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Jan. 3, 2024Lincoln, Neb. |  By: AP

Nebraska lawmakers reconvene for new session that could shape up to be as contentious as the last


LINCOLN, Neb. (AP) — The Nebraska Legislature returned to the Capitol in Lincoln on Wednesday for the start of the short 2024 session that could end up as contentious as last year’s historically combative session, with a key lawmaker reviving her efforts to target LGBTQ+ youth.

As one of her first acts in the new 60-day session that ends in April, conservative Omaha state Sen. Kathleen Kauth followed through on her promise to prioritize a bill that would restrict transgender student participation in high school sports and limit trans students’ access to bathrooms and locker rooms.

On the other end of the political spectrum, progressive Sen. Machaela Cavanaugh, of Omaha, introduced a bill to repeal a hybrid measure passed last year that included Kauth’s restriction on gender-confirming care for transgender minors as well as a 12-week abortion ban.

It was conservatives’ push for those measures that led Cavanaugh and a handful of other progressive lawmakers to filibuster nearly every bill of the 2023 session — even ones they supported. Despite that effort, Republican lawmakers who dominate the officially nonpartisan Nebraska Legislature aggressively pushed conservative legislation, passing measures allowing people to carry concealed guns without a permit, a new voter ID requirement, and a measure that funnels millions in taxpayer money to scholarships for private school tuition.

Most senators are hoping to avoid a repeat of last year’s session that was peppered with yelling, name-calling, crying and the refusal of some lawmakers to even speak to each other. None of that acrimony was evident Wednesday as lawmakers from both sides of the aisle hugged and greeted one another with smiles following the more than six-month break from last session.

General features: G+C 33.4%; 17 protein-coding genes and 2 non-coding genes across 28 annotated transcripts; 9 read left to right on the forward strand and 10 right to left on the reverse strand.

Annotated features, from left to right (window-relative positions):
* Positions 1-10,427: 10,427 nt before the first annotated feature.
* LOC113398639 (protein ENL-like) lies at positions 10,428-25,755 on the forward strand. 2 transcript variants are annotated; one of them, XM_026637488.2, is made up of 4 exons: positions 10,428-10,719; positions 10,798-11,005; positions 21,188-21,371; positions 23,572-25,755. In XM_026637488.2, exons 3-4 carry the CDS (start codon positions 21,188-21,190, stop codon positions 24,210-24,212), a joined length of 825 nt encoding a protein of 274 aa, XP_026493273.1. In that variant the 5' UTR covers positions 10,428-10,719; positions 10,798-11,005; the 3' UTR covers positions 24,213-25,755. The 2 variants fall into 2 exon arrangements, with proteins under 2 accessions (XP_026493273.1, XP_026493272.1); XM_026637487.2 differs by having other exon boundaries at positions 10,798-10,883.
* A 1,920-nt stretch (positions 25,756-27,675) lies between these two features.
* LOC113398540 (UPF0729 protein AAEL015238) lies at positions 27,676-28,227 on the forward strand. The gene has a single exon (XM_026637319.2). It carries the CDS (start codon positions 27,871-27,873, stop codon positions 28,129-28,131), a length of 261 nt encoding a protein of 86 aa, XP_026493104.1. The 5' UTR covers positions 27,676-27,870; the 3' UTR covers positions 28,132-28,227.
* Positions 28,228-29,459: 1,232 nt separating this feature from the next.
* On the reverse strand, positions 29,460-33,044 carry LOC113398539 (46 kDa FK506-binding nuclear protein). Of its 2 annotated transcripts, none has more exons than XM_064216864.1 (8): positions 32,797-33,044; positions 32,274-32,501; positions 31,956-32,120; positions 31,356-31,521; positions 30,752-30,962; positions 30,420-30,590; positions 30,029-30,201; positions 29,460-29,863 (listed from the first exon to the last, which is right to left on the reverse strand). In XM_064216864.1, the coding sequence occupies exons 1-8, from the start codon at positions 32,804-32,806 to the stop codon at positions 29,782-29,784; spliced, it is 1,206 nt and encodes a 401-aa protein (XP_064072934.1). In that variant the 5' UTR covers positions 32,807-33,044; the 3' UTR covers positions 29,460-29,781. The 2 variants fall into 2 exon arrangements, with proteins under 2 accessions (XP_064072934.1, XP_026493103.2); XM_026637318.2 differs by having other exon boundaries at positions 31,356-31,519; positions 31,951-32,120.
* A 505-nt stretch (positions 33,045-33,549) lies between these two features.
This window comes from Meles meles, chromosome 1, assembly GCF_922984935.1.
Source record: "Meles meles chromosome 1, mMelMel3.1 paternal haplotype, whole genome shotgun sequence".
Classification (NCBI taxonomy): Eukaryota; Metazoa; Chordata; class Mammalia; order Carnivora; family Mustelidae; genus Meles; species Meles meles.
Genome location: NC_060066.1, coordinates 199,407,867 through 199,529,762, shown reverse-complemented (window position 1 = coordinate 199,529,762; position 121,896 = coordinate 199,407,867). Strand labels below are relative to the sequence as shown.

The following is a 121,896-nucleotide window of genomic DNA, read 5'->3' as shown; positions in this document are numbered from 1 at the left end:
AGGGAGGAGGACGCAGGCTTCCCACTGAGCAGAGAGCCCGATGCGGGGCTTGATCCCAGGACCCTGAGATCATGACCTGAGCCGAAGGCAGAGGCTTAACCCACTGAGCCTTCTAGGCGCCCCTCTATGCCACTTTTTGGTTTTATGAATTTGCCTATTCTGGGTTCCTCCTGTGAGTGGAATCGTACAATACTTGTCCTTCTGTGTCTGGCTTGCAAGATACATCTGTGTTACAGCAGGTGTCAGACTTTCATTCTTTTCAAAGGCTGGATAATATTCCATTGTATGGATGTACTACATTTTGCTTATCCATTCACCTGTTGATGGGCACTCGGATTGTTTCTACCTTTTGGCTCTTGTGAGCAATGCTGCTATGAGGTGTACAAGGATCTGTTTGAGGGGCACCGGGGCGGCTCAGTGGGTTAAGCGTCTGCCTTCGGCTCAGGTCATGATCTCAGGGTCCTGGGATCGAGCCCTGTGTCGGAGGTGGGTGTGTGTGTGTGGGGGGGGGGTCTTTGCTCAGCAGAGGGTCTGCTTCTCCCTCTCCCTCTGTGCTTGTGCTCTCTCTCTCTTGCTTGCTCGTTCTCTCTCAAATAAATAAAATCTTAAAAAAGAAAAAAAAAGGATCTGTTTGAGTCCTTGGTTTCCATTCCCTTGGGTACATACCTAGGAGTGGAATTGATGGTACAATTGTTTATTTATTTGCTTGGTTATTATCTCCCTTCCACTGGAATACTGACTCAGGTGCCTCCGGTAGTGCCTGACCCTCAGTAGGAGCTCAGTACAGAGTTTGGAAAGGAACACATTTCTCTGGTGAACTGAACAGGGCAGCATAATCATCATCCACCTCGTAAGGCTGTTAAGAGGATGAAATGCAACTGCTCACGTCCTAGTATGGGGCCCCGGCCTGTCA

Many lawmakers from across the political spectrum made efforts during that time to meet with one another and get to know one another better, said Sen. John Arch, speaker of the Legislature.

“We want to hit the reset button this session,” Arch said.

Getting there will require a return to the congeniality of legislatures past, he said, when lawmakers often met political adversaries outside the chamber for lunch or dinner or even drinks to talk compromise.

“We have to learn how to debate controversial bills and have our have our debates, have our issues, have our fights, whatever they might be, and then move on,” he said. “Because this also this isn’t a one-year event where we have one controversial bill. We are going to have other controversial bills in the future. And so I say we kind of have to build and build muscle memory of what that feels like to take it to filibuster, to debate strongly, to take the vote up or down and then move to other work that we have to do.”

Lincoln Sen. Carol Blood, a Democrat entering the last of her eight years as a term-limited lawmaker, said she appreciated Arch’s words, but is not as optimistic that lawmakers will take on those issues she says concern Nebraskans most: access to affordable child care, health care, housing and “real help with soaring taxes.”

“As a freshman senator, I was such a Pollyanna,” she said. “But last year showed me that, while previous legislative bodies may have worked together for the good of the state, times have changed. Politics has become hyper-partisan, and this body reflects that.”